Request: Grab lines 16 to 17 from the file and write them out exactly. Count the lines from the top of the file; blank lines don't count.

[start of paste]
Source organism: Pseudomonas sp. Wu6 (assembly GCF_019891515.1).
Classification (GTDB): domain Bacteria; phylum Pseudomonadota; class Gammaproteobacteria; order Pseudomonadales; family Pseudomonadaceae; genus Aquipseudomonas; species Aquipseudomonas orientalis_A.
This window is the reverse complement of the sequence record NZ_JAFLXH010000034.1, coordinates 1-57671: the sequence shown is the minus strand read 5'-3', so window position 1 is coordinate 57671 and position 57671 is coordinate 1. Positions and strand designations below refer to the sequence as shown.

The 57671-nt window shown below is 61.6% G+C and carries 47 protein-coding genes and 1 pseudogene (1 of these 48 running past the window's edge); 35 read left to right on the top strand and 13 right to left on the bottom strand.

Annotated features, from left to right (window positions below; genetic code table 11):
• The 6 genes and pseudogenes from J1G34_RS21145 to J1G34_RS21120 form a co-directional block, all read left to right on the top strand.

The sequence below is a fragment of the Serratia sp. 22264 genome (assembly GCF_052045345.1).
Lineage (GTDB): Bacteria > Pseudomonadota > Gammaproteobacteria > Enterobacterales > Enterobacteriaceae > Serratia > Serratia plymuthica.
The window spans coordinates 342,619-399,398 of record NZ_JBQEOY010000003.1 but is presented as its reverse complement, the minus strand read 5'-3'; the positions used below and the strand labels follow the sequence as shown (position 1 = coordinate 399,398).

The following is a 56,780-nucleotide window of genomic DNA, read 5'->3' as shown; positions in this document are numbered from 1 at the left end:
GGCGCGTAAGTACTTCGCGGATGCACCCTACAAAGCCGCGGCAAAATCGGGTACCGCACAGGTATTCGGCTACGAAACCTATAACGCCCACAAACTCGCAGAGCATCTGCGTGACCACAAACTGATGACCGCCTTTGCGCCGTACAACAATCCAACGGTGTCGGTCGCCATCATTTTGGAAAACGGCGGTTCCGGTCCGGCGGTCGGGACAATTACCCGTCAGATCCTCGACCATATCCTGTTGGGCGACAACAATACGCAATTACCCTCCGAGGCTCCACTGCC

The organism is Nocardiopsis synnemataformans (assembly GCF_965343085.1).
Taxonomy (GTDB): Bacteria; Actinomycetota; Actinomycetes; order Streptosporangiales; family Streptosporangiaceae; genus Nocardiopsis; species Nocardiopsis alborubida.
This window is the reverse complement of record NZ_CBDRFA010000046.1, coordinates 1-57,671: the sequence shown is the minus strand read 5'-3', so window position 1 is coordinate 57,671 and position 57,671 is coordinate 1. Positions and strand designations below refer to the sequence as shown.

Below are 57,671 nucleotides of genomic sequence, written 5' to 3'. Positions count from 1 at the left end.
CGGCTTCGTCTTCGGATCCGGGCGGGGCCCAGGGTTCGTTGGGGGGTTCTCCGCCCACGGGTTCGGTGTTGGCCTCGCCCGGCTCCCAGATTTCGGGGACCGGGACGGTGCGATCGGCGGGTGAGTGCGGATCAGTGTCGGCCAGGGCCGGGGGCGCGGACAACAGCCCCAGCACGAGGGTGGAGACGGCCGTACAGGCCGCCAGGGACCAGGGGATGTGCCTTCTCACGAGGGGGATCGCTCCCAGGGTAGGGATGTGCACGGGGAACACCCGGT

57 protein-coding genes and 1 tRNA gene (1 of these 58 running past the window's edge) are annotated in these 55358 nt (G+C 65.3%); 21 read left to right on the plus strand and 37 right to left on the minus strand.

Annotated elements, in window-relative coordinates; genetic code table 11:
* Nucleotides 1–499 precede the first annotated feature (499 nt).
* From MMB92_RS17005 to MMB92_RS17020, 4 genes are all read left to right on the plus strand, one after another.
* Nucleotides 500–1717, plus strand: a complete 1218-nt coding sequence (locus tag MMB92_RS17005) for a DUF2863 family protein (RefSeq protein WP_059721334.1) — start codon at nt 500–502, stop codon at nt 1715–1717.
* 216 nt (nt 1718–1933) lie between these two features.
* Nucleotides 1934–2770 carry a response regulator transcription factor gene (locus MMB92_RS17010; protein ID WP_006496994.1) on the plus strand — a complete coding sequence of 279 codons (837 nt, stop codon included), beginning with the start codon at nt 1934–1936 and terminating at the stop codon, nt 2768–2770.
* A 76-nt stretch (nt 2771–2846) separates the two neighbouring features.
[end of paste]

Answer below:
CGGCTTCGTCTTCGGATCCGGGCGGGGCCCAGGGTTCGTTGGGGGGTTCTCCGCCCACGGGTTCGGTGTTGGCCTCGCCCGGCTCCCAGATTTCGGGGACCGGGACGGTGCGATCGGCGGGTGAGTGCGGATCAGTGTCGGCCAGGGCCGGGGGCGCGGACAACAGCCCCAGCACGAGGGTGGAGACGGCCGTACAGGCCGCCAGGGACCAGGGGATGTGCCTTCTCACGAGGGGGATCGCTCCCAGGGTAGGGATGTGCACGGGGAACACCCGGT

57 protein-coding genes and 1 tRNA gene (1 of these 58 running past the window's edge) are annotated in these 55358 nt (G+C 65.3%); 21 read left to right on the plus strand and 37 right to left on the minus strand.